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Browsing: Diary of John Quincy Adams, Volume 2


Docno: ADMS-03-02-02-0002-0008-0028

Author: Adams, John Quincy
Date: 1787-08-27

27th.

I employ'd myself in the forenoon with making some necessary preparations before my final departure for Newbury-port. In the afternoon I accompanied the ladies to Mrs. Quincy's. Miss { 281 } Nancy has been very ill, and is much thinner than when I saw her last. She is however recovering.
Pass'd an agreeable afternoon, and return'd home just after dark.

Docno: ADMS-03-02-02-0002-0008-0029

Author: Adams, John Quincy
Date: 1787-08-28

28th.

Rode out in the morning with Mrs. Cranch. It rain'd hard all the afternoon—chilly north-east wind. The fruits of the earth are at this time extremely backward, on account of the little heat, and the great rains that have prevailed this summer. The productions of our lands require frequent, rather than plentiful rains, and great heat, as the summers are so short.

Docno: ADMS-03-02-02-0002-0008-0030

Author: Adams, John Quincy
Date: 1787-08-29

29th.

Rain'd in the fore part of the day but cleared up in the afternoon: I went with my gun down upon the marshes; but had no sport. Game laws are said to be directly opposed to the liberties of the subject: I am well perswaded that they may be carried too far, and that they really are in most parts of Europe. But it is equally certain that when there are none, there never is any game: so that the difference between the Country where laws of this kind exist, and that where they are unknown, must be that in the former very few individuals will enjoy the privilege of hunting, and eating venison, and in the latter this privilege will be enjoy'd by nobody.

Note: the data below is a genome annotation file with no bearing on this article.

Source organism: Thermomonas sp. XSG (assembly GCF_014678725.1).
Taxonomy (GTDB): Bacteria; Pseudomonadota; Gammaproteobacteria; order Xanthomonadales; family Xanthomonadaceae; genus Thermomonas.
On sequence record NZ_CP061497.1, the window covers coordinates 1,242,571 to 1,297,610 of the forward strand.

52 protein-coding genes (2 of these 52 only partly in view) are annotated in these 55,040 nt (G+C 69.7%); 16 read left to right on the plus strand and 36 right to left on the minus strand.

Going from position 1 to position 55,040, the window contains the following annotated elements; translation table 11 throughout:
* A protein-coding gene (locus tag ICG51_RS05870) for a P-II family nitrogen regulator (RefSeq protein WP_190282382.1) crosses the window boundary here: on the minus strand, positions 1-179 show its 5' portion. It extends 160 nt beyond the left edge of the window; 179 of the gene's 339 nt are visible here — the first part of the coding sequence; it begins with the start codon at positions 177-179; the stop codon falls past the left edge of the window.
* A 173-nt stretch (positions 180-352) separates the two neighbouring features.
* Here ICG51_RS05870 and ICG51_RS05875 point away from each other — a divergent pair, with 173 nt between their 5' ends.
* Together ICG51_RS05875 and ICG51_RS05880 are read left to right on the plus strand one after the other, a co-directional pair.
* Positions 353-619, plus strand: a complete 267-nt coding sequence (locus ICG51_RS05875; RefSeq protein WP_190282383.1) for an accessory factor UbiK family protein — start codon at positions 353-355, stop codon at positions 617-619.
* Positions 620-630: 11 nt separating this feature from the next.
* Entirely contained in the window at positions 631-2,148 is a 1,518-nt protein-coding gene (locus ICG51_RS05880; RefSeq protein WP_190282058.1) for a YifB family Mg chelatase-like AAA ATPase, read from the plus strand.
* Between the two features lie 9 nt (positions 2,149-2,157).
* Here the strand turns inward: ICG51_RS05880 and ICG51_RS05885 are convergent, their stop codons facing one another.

Docno: ADMS-03-02-02-0002-0008-0031

Author: Adams, John Quincy
Date: 1787-08-30

30th.

Staid at home the whole day. Doctor Tufts was here in the morning, on his road to Boston, and in the evening on his return. I took a nap in the afternoon, and had a strange dream. I cannot conceive where my imagination ransack'd the ideas, which prevailed at that time in my mind. This part of the action of the human soul, is yet to be accounted for: and perhaps has not been scrutinized with so much accuracy as it might have been.
In the evening I read about one half of Mr. Jefferson's notes upon Virginia,1 and was very much pleased with them. There is a great deal of learning shown without ostentation, and a spirit of philosophy equally instructive and entertaining.
1. Notes on the State of Virginia; Written in the Year 1781, Somewhat Corrected and Enlarged in the Winter of 1782..., [Paris, 1784–1785], and subsequent editions.
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